By 1964, Jerry had become more involved with filmmaking. For a short film titled Everybody Hits Their Brother Once, he called upon Grace to provide the music and she entered a recording studio for the first time, playing Spanish guitar to accompany scenes in the film. The film won first prize at the 1964 Ann Arbor Film Festival in Michigan, but although Jerry Slick graduated from San Francisco State College with a degree in cinematography, their future lay not in the medium of film but rather in that of rock and roll.

Grace and Jerry Slick circa 1966

Neither Jerry nor Grace had much interest in rock—Elvis Presley and the early Beatles had not impressed her. But when Grace heard the Rolling Stones it hit home with her—she admired their scruffy looks and rough-edged, R&B-informed music. While leafing through the San Francisco Chronicle in the summer of 1965, she saw an advertisement for a concert by a new rock band called Jefferson Airplane at a club called the Matrix, and convinced Jerry to go see them.

Listen to the Great Society’s cover of the 1963 Jaynetts hit “Sally Go ‘Round the Roses”

Immediately, Grace and Jerry knew what they needed to do. They recruited Jerry’s younger brother, Darby Slick, then 21, to play guitar. Jerry played the drums and Grace sang and played guitar. A few others came and went until they settled on a name—the Great Society!! (taken from a domestic program championed by then-President Lyndon B. Johnson)—and, before long, a lineup that also included David Miner on vocals and guitar, Bard DuPont on bass, and (later, replacing DuPont) Peter van Gelder on flute, bass, and saxophone.

An album of Great Society recordings released after the band’s split

With original songs written by Grace and Darby Slick, the Great Society (the exclamation points were generally ignored) became a favored attraction at the city’s budding rock ballrooms, including the Fillmore Auditorium, booked by proprietor Bill Graham. Along with other new bands like Jefferson Airplane, the Grateful Dead and Big Brother and the Holding Company, the Great Society was ubiquitous at local events. For a publicity gimmick, the Great Society manufactured buttons mocking the Airplane’s slogan Jefferson Airplane Loves You—theirs read The Great Society Really Doesn’t Like You Much at All.

The Great Society didn’t record much during their brief lifetime. In October 1965 they entered San Francisco’s Golden State Recorders for the first of several sessions that would take place over the next couple of months. Their producer was a young, ambitious rhythm and blues disc jockey named Sylvester Stewart who would, a couple of years later, do just fine for himself under the name Sly Stone.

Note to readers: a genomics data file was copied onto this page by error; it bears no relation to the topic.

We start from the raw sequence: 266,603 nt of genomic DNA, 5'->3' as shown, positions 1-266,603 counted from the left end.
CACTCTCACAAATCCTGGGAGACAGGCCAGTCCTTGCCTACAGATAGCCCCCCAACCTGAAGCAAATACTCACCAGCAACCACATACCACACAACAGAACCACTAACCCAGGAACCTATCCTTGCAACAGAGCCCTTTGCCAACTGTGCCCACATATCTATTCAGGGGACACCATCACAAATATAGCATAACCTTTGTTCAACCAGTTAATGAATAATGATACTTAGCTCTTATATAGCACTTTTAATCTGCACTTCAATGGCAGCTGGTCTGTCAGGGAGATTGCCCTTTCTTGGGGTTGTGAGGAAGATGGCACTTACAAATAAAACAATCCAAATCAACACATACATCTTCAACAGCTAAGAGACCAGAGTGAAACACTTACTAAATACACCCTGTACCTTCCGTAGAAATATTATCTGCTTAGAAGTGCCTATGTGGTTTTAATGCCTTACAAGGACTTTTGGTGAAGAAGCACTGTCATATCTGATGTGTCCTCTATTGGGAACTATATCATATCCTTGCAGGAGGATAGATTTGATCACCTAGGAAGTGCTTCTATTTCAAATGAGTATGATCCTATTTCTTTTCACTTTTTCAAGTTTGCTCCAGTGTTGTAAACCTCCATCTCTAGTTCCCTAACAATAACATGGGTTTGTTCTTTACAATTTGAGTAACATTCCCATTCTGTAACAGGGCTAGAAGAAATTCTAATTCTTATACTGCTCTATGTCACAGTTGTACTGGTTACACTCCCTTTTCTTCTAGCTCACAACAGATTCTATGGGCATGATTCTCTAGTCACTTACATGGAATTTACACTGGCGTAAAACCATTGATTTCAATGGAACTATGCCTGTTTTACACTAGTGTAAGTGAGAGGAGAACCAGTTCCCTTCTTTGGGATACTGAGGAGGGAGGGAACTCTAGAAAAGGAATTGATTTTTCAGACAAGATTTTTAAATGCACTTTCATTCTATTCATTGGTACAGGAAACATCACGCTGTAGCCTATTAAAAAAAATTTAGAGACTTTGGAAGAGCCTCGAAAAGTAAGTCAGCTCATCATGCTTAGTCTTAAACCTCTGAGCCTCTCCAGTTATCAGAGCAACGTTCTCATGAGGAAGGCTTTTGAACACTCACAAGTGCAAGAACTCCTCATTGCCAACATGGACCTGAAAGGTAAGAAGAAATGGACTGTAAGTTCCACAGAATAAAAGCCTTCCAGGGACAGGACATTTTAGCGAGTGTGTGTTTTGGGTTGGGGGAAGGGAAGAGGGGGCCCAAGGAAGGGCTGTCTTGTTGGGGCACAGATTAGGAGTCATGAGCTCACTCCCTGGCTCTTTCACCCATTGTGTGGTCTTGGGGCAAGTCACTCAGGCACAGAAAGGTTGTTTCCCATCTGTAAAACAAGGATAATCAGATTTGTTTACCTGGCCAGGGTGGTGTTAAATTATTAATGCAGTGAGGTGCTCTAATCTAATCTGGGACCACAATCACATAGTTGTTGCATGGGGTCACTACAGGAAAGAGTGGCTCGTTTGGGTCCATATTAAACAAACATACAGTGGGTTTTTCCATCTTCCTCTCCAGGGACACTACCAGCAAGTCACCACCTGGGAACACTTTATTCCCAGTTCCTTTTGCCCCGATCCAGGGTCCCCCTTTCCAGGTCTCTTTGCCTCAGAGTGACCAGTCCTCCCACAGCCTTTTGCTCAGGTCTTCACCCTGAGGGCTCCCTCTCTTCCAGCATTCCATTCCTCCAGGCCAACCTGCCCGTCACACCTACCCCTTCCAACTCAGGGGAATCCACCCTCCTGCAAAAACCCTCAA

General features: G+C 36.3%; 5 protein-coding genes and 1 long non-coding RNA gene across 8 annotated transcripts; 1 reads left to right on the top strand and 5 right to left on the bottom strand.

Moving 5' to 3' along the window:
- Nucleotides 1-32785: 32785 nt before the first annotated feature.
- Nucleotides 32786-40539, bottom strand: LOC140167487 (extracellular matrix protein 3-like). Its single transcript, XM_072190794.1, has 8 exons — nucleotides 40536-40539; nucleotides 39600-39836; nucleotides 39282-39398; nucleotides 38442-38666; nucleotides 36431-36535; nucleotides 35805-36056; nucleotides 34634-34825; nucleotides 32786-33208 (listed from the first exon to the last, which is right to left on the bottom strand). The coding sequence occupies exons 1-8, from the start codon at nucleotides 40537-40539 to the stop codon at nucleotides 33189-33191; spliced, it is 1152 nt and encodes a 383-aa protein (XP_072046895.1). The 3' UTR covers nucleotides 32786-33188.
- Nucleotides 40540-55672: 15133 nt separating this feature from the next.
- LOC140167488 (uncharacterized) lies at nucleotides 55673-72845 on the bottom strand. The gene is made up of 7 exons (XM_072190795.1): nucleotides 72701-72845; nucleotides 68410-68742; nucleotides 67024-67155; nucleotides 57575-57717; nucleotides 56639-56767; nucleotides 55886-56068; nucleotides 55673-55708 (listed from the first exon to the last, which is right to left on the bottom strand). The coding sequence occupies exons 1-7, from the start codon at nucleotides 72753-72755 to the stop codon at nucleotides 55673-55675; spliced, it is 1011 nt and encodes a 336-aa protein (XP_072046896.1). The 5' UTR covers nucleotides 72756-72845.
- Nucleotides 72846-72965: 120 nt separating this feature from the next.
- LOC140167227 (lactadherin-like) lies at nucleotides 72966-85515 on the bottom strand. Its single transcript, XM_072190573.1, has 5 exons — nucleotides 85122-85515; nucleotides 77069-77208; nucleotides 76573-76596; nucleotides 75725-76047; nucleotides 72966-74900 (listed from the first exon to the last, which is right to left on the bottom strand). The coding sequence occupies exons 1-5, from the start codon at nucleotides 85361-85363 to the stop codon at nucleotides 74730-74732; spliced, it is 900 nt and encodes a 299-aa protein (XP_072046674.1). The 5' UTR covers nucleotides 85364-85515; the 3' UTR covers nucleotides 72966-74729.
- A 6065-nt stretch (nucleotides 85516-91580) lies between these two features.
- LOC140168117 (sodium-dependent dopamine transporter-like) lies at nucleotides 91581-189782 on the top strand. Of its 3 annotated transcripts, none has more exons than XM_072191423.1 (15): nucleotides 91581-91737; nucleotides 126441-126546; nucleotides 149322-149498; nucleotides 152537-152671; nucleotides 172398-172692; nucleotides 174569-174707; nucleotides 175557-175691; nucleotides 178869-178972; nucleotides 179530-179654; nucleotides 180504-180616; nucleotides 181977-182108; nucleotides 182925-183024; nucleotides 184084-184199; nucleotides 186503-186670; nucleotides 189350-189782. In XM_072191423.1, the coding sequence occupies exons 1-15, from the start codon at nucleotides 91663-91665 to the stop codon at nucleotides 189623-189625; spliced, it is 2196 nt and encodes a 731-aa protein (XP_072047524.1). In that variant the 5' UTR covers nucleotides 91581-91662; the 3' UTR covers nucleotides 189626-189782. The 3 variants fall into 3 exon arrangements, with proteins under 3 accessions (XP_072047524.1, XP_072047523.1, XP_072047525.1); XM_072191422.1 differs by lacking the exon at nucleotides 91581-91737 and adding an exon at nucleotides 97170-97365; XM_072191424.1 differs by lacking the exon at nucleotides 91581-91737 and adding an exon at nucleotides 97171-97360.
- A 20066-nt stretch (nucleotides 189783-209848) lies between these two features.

Listen to the Great Society’s “Someone to Love”

Signed to the local Autumn Records, owned by disc jockey Tom Donahue, the Great Society recorded, on Nov. 30, 1965, the only single that would be released while they were in existence, “Someone to Love,” written by Darby. While (with a B-side titled “Free Advice”) it failed to make any impact outside of the Bay Area, the A-side would have a much greater impact when Grace Slick left the Great Society and took the song with her, renaming it “Somebody to Love.” She would also take with her a song she wrote and performed with the Great Society, a bolero called “White Rabbit.” Both would make the top 10 when re-recorded by the Airplane, and they remain classic rock staples to this day.

By the summer of 1966, Grace was starting to think more of her own future. When the Airplane’s female singer, Signe Anderson, then pregnant, decided to quit the band, it was a no-brainer for Grace Slick to move into her place. The Great Society had little chance of survival once Grace made the jump to the more popular band. In recordings released after their demise, their music, ranging from sloppy/amateur to inspired, is emblematic of the city’s psychedelic rock scene, but it was not enough to give them staying power without their focal point.

The Great Society briefly attempted to continue after Grace jumped ship in October of ’66 but when Darby left to travel and study in India, they called it quits. Grace’s marriage to Jerry also disintegrated quickly, and while they stayed legally married until 1971, she had relationships with the Airplane’s drummer Spencer Dryden and then guitarist/singer Paul Kantner before the divorce papers with Jerry were signed.

The surviving music of the Great Society was later collected on various posthumous album releases, first on the Columbia label and then on other collector labels. Jerry Slick joined a short-lived San Francisco band called the Final Solution, which was not successful, and he returned to his first love of filmmaking. A commercial he made, aimed at recruiting San Francisco police, won a Clio award in 1971.
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2020-03-21 13:50:50 UTC
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What a GREAT STORY 😎.

Thank y’all.

Love me some Gracey Slick. 💕